There are various definitions of fractals. Some of these definitions are complicated fractal mathematics and some are definitions for non-experts like me. Therefore, I will be able to give you only an explanation of self-taught basic fractal geometry since I started creating fractals in late 1999.
There are two main features to fractals. One feature is all fractals exhibit self-similarity at all scales. This self-similarity may be strict or loose. Strict fractal self-similarity is rare in nature and may be non-existent.
Let me try and explain loose self-similarity a little further. Imagine you’re in the kitchen and prepare a whole cauliflower for dinner. So what do you do? First, you break off a big branch from the whole cauliflower. What do you see now? You see a small cauliflower that looks similar i.e. loosely self-similar to the whole cauliflower you had a moment ago.
Now if you were to continue breaking off even smaller branches of cauliflower you’d end up with ever-smaller replicas of the whole cauliflower until nothing was left. That in effect is what fractals are, self-similar replicas at all scales. I know this is not how you prepare cauliflower but I hope you’re able to understand the nature of fractals a little more.
The other main feature of fractals is that they have infinite detail, though not always. Some people think fractals are trippy pictures. Some people think fractals are weird pictures. And some people even think fractals are funny pictures. I, however, believe fractals are Priceless Pictures! See what you make of them and I’m sure you’ll agree.
If you haven’t heard of fractal art, it’s not surprising… because the art form itself is only several decades old. And it’s different from most types of art we’re used to because it involves computers (which haven’t been a part of the mainstream world forever, either).
Fractal artists use their creativity, intelligence, passion, and computer knowledge to craft images that people call everything from soothing… to psychedelic… to organic… to spiritual… to timeless … while others like the work to the images you see through a kaleidoscope or the mandalas that are significant to Hindus and Buddhists.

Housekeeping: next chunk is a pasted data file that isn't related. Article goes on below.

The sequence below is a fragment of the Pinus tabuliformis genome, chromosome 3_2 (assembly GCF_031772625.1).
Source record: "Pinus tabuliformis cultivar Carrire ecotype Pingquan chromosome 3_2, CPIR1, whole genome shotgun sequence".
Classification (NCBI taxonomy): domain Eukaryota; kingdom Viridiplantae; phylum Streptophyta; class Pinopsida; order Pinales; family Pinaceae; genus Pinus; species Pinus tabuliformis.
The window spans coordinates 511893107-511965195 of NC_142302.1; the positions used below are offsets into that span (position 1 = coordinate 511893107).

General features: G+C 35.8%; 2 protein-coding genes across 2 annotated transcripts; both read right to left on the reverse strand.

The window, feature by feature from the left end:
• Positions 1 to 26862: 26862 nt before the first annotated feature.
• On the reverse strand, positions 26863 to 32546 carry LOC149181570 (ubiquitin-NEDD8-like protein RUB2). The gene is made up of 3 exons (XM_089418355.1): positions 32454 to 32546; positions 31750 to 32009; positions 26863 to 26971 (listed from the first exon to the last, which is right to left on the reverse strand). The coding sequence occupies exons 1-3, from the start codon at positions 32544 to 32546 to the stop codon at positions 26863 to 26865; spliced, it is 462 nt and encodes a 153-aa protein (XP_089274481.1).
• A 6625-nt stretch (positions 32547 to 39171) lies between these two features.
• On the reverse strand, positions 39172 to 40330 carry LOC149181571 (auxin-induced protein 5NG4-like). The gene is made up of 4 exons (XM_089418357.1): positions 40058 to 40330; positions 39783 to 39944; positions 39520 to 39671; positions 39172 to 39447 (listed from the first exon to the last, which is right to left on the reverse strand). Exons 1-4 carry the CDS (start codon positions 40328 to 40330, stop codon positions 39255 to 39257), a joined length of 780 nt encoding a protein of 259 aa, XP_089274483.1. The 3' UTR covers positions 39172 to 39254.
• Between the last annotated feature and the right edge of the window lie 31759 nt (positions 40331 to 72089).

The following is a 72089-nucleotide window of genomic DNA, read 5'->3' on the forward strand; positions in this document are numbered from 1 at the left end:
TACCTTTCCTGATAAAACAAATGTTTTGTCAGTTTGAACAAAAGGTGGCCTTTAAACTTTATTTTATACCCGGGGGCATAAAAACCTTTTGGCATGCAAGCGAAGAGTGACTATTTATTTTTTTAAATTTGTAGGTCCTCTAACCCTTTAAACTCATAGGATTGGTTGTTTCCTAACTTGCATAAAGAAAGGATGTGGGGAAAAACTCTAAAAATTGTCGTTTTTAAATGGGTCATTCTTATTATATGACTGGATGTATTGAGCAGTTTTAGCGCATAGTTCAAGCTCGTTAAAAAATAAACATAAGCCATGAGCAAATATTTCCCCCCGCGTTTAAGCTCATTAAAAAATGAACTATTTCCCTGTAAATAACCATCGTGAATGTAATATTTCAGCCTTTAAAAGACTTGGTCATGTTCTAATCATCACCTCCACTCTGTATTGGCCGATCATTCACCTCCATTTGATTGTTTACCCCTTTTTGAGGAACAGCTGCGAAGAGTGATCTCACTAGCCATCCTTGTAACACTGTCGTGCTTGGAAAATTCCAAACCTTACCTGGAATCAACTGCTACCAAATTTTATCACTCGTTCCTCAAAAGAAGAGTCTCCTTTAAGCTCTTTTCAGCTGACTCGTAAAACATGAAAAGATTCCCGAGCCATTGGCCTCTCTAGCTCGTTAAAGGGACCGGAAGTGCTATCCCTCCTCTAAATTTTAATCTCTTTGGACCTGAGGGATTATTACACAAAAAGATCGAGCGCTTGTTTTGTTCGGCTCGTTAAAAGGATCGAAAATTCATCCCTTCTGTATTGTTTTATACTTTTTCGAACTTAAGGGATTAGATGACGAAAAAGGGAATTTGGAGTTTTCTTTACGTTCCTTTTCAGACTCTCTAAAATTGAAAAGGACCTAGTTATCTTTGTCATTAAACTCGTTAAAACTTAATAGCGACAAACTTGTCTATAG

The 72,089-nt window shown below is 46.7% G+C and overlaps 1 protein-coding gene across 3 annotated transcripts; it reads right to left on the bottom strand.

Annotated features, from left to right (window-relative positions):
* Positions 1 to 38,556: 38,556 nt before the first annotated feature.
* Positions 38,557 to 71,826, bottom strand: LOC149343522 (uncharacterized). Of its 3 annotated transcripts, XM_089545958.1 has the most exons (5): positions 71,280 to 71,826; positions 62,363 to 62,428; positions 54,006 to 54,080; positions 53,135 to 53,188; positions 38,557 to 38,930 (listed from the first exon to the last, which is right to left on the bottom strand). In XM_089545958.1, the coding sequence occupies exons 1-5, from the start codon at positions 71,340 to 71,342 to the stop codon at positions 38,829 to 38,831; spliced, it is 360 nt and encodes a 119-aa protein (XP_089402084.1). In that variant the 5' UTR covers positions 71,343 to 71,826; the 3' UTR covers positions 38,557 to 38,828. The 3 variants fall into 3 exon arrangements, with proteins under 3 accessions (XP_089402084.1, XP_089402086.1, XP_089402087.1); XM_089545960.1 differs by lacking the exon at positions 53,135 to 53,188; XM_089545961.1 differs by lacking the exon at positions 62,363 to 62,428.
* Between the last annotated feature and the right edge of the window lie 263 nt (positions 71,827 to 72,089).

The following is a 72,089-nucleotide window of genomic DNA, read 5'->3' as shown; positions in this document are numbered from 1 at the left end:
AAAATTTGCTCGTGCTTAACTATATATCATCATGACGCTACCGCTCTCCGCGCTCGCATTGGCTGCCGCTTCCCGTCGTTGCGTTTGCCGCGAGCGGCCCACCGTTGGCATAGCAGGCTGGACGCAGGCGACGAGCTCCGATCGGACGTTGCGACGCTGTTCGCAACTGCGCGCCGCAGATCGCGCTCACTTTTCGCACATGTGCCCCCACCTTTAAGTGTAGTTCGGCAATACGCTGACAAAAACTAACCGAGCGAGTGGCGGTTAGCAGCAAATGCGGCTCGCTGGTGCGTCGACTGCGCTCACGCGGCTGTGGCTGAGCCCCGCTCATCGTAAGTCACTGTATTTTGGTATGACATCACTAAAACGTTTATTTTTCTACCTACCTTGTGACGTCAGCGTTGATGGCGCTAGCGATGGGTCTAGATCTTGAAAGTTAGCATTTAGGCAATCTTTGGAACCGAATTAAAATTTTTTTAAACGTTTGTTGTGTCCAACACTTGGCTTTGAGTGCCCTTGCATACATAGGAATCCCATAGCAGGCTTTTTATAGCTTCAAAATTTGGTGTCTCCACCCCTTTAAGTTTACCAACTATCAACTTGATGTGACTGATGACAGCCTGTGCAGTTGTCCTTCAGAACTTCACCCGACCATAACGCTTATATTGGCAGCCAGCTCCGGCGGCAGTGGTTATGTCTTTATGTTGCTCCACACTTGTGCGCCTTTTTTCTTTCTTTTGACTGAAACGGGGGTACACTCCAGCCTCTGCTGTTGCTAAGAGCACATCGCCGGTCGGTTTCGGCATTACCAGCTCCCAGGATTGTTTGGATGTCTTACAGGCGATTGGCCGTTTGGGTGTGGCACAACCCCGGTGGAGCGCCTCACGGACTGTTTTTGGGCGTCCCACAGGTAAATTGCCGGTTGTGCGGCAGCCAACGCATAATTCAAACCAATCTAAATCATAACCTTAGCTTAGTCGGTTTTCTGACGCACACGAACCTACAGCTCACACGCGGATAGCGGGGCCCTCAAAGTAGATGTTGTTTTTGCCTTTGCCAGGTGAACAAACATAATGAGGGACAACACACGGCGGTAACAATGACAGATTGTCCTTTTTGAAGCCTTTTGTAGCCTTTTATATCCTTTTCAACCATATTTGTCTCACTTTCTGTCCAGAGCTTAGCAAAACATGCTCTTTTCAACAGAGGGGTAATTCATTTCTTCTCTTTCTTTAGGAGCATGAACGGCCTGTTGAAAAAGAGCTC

Fractal artists also hear their work described as stunning, imaginative, abstract, complex, colorful, and deeply creative. Fractal art also appeals to a wide range of people: art lovers (of course), mathematicians, spiritualists, engineers, those in the healing arts (massage therapists, acupuncturists, etc.), people who are computer-savvy, and also interior designers, builders, and developers.
For those who are interested in a more technical description: These highly detailed images start as scripted algorithms in software that generates visual representations of a mathematical construct known as a fractal.
After the artist generates a base image, s/he chooses a color palate – one that can be derived from nature, a photograph, or from his mind. Once that image is applied, the image is manipulated geometrically, and then enhanced in image-processing software. Each image is processed on both Mac and Windows platforms and can take between two and 24 hours to create.
Recent new evidence has also indicated that Low Energy Nuclear Reactions (LENR) can produce fractals as by-products. EDS (Energy-Dispersive X-ray Spectroscopy) was utilized together with an SEM (Scanning Electron Microscope) for the identification of different chemical characteristics which resulted in magnificent fractals as well. Palladium, Platinum, Gold, Rhenium, Hafnium, etc. were identified which led to fascinating Fractal Images.
Inductively coupled plasma mass spectrometry (ICP-MS) was used to identify the atomic properties. As another by-product, great fractal images were created as well which provides numerous possibilities for future projects.
Leonardo Da Vinci expressed it so beautifully. He said something like: “Everything is coming from everything; everything also is made up of everything; everything will return into everything”.
This is what essentially the nature of fractals is all about. Each fractal beautifully interconnects, interlocks, and interweaves with another fractal; yet each fractal is unique in its very own way.